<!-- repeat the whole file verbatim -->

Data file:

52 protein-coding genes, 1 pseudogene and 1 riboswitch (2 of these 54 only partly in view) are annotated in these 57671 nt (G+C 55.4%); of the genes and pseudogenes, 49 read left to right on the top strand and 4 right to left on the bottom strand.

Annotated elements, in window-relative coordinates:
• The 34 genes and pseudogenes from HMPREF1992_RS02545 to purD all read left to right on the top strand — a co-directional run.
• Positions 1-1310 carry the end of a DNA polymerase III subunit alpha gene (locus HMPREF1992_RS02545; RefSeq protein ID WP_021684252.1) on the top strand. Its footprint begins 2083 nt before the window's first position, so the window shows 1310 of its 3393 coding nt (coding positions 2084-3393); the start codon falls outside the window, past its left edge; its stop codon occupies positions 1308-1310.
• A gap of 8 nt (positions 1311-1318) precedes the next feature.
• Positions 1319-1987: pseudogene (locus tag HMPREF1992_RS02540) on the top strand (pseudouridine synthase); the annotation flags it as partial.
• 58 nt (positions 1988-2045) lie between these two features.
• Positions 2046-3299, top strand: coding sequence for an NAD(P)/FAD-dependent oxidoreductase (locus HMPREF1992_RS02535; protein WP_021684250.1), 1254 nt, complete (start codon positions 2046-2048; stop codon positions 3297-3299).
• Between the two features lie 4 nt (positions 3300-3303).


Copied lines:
52 protein-coding genes, 1 pseudogene and 1 riboswitch (2 of these 54 only partly in view) are annotated in these 57671 nt (G+C 55.4%); of the genes and pseudogenes, 49 read left to right on the top strand and 4 right to left on the bottom strand.

Annotated elements, in window-relative coordinates:
• The 34 genes and pseudogenes from HMPREF1992_RS02545 to purD all read left to right on the top strand — a co-directional run.
• Positions 1-1310 carry the end of a DNA polymerase III subunit alpha gene (locus HMPREF1992_RS02545; RefSeq protein ID WP_021684252.1) on the top strand. Its footprint begins 2083 nt before the window's first position, so the window shows 1310 of its 3393 coding nt (coding positions 2084-3393); the start codon falls outside the window, past its left edge; its stop codon occupies positions 1308-1310.
• A gap of 8 nt (positions 1311-1318) precedes the next feature.
• Positions 1319-1987: pseudogene (locus tag HMPREF1992_RS02540) on the top strand (pseudouridine synthase); the annotation flags it as partial.
• 58 nt (positions 1988-2045) lie between these two features.
• Positions 2046-3299, top strand: coding sequence for an NAD(P)/FAD-dependent oxidoreductase (locus HMPREF1992_RS02535; protein WP_021684250.1), 1254 nt, complete (start codon positions 2046-2048; stop codon positions 3297-3299).
• Between the two features lie 4 nt (positions 3300-3303).